Hyden, Miron & Foster, PLLC Law Blog

Friday, February 16, 2018

Rethinking Entity Choice Under the Tax Cuts and Jobs Act

The new Tax Cuts and Jobs Act has made modifications and changes to a wide variety of areas in the US Tax Code. Many business owners are now considering if their choice of entity is going to make a difference in how much they will be taxed. Talking to a skilled Arkansas tax law attorney can help clear up any doubts.

Businesses usually have the option of being taxed as a C corporation or a pass-through entity. C corporations put the tax burden on the entity, while pass-through companies require the individual owner to pay taxes. Most businesses choose to operate as a pass-through entity in order to avoid being subject to double tax and to take advantage of the capital gain tax rate if they decide to sell the businesses’ assets down the road.

Much of the decision making process towards choosing an entity stems from the businesses jurisdiction and the number of owners. Many of the changes in the GOP tax bill were intended to make investments in the United States more attractive for those who were interested in moving to other jurisdictions.

There are a couple of specific changes in the new tax legislation that have had some business owners thinking about changing their operating style.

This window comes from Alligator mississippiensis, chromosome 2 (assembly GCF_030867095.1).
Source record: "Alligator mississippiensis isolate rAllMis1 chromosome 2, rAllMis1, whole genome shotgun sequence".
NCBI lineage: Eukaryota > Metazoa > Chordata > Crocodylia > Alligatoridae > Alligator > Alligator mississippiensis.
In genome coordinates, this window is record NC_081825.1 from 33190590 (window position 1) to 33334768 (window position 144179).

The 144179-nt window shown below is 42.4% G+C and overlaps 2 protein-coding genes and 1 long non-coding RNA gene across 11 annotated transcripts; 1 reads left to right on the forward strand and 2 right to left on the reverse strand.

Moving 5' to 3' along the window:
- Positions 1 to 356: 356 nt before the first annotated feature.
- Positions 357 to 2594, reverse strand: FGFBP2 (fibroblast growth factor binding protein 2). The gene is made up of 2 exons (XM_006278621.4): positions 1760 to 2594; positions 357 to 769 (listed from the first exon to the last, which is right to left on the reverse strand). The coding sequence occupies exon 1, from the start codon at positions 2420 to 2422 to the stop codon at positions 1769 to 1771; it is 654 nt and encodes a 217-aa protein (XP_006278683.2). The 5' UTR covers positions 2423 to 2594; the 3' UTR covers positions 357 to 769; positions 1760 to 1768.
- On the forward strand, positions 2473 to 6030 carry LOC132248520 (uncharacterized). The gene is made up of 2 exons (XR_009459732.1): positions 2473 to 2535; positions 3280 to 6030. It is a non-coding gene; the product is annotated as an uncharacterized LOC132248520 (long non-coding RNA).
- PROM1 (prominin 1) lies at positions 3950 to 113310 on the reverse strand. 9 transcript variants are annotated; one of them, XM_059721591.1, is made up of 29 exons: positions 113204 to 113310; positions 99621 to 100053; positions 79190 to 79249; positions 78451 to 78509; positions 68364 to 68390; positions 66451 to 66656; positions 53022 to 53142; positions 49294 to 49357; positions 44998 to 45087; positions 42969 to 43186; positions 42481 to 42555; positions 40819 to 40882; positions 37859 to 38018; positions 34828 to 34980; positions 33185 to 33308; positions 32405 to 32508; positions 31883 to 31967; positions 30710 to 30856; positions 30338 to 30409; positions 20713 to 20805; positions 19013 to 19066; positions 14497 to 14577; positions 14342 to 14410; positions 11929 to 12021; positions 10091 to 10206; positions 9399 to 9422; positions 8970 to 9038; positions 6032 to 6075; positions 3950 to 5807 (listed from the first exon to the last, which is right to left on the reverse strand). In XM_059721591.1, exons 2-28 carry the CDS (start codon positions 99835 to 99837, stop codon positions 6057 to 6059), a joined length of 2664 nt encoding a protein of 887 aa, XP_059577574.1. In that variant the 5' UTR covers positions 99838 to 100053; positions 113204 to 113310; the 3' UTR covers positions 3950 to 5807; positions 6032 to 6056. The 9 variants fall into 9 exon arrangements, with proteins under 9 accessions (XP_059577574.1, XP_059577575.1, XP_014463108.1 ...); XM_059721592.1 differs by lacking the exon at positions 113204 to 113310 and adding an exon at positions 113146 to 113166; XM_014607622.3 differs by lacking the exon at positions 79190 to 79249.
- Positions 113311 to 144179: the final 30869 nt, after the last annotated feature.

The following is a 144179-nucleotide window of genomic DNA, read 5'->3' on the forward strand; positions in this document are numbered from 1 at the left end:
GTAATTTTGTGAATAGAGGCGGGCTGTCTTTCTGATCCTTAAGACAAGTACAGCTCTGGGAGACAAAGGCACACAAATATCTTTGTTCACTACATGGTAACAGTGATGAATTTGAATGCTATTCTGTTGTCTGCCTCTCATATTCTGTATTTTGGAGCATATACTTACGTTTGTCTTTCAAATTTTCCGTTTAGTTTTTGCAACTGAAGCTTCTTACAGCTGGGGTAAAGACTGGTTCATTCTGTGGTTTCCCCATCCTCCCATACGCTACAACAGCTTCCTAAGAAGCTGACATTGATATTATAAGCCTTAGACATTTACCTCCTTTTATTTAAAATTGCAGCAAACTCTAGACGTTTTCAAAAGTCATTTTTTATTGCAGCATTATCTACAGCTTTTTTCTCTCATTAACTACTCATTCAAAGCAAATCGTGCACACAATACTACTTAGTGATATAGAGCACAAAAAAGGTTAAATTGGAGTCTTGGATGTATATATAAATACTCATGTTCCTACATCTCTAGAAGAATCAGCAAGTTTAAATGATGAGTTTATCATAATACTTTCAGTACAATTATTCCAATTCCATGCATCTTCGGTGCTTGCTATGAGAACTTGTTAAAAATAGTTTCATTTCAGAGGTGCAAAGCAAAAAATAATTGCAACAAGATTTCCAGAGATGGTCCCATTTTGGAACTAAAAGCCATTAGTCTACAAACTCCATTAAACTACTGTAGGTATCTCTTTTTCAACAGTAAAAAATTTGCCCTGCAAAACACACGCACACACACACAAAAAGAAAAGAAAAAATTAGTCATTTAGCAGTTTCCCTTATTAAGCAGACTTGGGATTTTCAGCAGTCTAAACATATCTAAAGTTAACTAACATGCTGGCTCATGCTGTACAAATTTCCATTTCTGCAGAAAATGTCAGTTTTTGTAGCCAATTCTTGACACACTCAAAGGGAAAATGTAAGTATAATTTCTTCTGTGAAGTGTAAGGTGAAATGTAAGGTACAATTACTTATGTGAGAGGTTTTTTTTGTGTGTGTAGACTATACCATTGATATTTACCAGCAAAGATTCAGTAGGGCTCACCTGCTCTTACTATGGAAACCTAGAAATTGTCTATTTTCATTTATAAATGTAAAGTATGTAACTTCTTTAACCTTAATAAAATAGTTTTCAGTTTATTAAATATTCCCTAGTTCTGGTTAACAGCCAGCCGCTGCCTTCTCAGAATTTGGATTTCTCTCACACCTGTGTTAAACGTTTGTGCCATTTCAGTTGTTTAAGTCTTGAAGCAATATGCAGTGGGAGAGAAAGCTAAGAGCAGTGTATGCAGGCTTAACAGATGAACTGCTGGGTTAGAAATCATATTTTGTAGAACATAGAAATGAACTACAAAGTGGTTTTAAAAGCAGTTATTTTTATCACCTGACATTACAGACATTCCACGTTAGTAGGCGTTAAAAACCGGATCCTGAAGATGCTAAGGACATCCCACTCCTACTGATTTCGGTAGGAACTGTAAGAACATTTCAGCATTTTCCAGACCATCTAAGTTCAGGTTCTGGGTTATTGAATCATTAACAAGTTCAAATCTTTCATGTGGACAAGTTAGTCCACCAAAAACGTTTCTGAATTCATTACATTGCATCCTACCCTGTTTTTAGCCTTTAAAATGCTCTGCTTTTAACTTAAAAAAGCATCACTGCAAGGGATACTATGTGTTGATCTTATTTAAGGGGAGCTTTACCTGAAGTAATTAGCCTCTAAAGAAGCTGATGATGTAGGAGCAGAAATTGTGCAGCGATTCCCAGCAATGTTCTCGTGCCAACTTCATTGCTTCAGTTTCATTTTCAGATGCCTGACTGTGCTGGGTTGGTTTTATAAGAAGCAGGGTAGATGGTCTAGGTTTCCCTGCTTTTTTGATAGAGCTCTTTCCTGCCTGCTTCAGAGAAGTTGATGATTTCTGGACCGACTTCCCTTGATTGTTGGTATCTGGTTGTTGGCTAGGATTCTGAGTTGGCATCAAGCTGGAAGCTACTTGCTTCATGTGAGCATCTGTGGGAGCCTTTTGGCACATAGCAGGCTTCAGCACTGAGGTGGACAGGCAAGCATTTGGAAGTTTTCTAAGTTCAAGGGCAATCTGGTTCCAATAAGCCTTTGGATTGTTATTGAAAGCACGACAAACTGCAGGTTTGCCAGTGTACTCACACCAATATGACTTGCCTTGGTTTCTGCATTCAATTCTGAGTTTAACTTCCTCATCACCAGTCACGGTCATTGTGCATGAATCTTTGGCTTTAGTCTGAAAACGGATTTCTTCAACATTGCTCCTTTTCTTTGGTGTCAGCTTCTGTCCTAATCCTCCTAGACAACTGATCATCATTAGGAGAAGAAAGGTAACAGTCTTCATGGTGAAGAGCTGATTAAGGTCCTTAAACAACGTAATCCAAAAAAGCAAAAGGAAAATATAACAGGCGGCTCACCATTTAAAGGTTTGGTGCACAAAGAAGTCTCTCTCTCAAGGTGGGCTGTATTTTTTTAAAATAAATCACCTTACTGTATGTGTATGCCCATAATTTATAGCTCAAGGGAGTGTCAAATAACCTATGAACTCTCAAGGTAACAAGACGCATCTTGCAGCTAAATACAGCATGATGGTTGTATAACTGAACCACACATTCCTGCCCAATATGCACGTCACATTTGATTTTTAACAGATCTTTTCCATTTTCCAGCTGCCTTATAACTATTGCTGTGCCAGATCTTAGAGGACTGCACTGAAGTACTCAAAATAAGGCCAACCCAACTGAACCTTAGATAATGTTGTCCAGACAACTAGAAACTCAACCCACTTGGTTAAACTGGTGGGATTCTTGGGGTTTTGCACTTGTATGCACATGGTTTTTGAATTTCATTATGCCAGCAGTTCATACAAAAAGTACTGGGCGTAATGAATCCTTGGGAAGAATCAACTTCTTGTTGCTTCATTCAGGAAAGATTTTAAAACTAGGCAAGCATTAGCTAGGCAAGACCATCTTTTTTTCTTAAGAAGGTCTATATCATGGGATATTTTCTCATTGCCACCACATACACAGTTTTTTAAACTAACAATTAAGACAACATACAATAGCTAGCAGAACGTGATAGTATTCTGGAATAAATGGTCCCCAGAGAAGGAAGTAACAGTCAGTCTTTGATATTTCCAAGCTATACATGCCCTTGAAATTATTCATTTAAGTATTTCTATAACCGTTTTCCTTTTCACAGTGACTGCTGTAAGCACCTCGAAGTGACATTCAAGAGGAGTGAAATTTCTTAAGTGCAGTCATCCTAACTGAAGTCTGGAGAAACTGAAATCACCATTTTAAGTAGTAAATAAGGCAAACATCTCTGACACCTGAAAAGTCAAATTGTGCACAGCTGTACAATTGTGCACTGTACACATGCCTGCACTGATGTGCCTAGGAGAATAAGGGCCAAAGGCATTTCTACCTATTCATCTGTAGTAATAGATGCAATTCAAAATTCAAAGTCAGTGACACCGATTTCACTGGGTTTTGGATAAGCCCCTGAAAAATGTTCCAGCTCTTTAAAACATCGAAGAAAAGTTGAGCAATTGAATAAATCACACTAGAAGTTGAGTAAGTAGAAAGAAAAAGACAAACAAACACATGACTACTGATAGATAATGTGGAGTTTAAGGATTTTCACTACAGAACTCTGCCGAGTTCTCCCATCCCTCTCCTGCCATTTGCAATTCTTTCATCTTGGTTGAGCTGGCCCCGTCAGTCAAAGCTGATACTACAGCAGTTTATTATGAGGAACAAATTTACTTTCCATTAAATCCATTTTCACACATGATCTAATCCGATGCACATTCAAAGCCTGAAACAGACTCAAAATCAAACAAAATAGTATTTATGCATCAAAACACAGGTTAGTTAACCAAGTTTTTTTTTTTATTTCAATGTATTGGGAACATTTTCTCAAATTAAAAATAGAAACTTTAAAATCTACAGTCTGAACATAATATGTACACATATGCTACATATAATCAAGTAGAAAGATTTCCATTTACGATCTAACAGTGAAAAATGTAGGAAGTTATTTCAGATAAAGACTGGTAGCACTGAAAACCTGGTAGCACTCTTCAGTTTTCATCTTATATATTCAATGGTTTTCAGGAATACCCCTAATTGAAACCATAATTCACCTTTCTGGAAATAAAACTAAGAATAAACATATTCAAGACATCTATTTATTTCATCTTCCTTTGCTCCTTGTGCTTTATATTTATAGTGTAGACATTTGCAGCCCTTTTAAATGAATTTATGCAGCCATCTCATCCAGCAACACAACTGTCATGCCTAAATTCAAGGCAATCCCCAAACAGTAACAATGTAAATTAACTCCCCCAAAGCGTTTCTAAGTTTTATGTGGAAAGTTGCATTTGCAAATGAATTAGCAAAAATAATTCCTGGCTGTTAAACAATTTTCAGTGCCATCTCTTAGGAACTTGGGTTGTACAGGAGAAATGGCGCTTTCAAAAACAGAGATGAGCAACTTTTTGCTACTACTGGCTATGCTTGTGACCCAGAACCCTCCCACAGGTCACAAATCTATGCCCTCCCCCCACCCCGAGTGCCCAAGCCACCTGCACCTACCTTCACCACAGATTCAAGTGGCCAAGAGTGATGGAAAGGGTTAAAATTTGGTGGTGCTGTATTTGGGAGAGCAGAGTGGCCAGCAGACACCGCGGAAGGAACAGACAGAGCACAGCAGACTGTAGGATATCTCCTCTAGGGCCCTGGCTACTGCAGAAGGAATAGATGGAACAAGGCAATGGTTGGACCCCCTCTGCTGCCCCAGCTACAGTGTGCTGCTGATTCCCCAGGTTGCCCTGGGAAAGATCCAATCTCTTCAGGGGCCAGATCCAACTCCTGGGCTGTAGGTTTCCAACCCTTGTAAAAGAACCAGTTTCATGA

What Are Some Changes?  

One of the biggest changes from the tax reform is the creation of the Section 199A 20% deduction. In order for business income to qualify, you need a taxable income that is below $157,000 as a single, or $315,000 if filing a joint statement. The deduction goes away for those with taxable income of more than $207,500 (single) and $415,000 (joint) unless there are wages or property.

Changing your businesses to an S corporation can help you take advantage of the 20% deduction even if you did not qualify before. A change can also give the ability for a business owner to save money on self-employment taxes while qualifying for the Section 199A deduction.

Another option would be to change an existing pass-through entity to a C Corporation in order to take advantage of the new 21% corporate tax rate. The new tax bill also got rid of the alternative minimum tax. However, there is the potential these new tax rates could be modified or even expire in upcoming years if action is not taken to keep them in their current structures.

How Do I Know If I Should Change Entities?

In general, business who are looking to use their profits to reinvest in themselves should think about taking advantage of the new corporate tax rate by changing to a C corporation. Businesses who would like to dole out profits to the owners should try and maximize the deductions under Section 199A.

Converting a partnership to a C corporation usually can be done tax free, but changing a C corporation to a pass-through one will require you to pay taxes on appreciated taxes. Some business owners choose to have part of their operations conducted by a C corporation and others through another structure.

If you are concerned about your tax status and want to maximize your tax savings, call us today to arrange a free case consultation with an experienced tax-planning attorney at Hyden, Miron & Foster, PLLC.

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